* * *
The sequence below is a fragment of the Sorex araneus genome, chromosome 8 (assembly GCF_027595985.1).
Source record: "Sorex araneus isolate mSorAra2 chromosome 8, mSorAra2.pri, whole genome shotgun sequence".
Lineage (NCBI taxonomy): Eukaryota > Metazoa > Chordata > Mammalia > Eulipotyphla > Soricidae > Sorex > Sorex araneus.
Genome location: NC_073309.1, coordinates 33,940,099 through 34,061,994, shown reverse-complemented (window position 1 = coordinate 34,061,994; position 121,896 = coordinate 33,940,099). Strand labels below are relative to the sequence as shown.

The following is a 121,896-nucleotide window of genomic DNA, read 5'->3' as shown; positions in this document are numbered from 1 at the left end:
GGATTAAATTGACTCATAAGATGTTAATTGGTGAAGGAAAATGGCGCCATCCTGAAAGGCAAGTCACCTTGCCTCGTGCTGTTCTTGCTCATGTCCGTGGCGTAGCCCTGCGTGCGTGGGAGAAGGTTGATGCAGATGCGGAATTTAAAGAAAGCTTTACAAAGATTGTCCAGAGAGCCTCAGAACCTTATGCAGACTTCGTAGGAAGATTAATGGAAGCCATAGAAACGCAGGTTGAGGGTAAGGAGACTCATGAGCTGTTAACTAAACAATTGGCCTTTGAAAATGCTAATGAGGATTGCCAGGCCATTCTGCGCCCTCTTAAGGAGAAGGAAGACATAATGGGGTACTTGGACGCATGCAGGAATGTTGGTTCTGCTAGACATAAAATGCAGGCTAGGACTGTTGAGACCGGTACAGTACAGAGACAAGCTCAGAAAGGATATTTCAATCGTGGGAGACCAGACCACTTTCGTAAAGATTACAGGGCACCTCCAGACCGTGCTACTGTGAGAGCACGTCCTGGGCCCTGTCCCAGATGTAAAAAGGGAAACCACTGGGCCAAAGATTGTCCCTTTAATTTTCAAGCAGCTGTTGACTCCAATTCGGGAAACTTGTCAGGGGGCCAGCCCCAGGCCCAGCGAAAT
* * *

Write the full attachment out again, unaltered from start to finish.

The sequence below is a fragment of the Sorex araneus genome, chromosome 8 (assembly GCF_027595985.1).
Source record: "Sorex araneus isolate mSorAra2 chromosome 8, mSorAra2.pri, whole genome shotgun sequence".
Lineage (NCBI taxonomy): Eukaryota > Metazoa > Chordata > Mammalia > Eulipotyphla > Soricidae > Sorex > Sorex araneus.
Genome location: NC_073309.1, coordinates 33,940,099 through 34,061,994, shown reverse-complemented (window position 1 = coordinate 34,061,994; position 121,896 = coordinate 33,940,099). Strand labels below are relative to the sequence as shown.

The following is a 121,896-nucleotide window of genomic DNA, read 5'->3' as shown; positions in this document are numbered from 1 at the left end:
GGATTAAATTGACTCATAAGATGTTAATTGGTGAAGGAAAATGGCGCCATCCTGAAAGGCAAGTCACCTTGCCTCGTGCTGTTCTTGCTCATGTCCGTGGCGTAGCCCTGCGTGCGTGGGAGAAGGTTGATGCAGATGCGGAATTTAAAGAAAGCTTTACAAAGATTGTCCAGAGAGCCTCAGAACCTTATGCAGACTTCGTAGGAAGATTAATGGAAGCCATAGAAACGCAGGTTGAGGGTAAGGAGACTCATGAGCTGTTAACTAAACAATTGGCCTTTGAAAATGCTAATGAGGATTGCCAGGCCATTCTGCGCCCTCTTAAGGAGAAGGAAGACATAATGGGGTACTTGGACGCATGCAGGAATGTTGGTTCTGCTAGACATAAAATGCAGGCTAGGACTGTTGAGACCGGTACAGTACAGAGACAAGCTCAGAAAGGATATTTCAATCGTGGGAGACCAGACCACTTTCGTAAAGATTACAGGGCACCTCCAGACCGTGCTACTGTGAGAGCACGTCCTGGGCCCTGTCCCAGATGTAAAAAGGGAAACCACTGGGCCAAAGATTGTCCCTTTAATTTTCAAGCAGCTGTTGACTCCAATTCGGGAAACTTGTCAGGGGGCCAGCCCCAGGCCCAGCGAAAT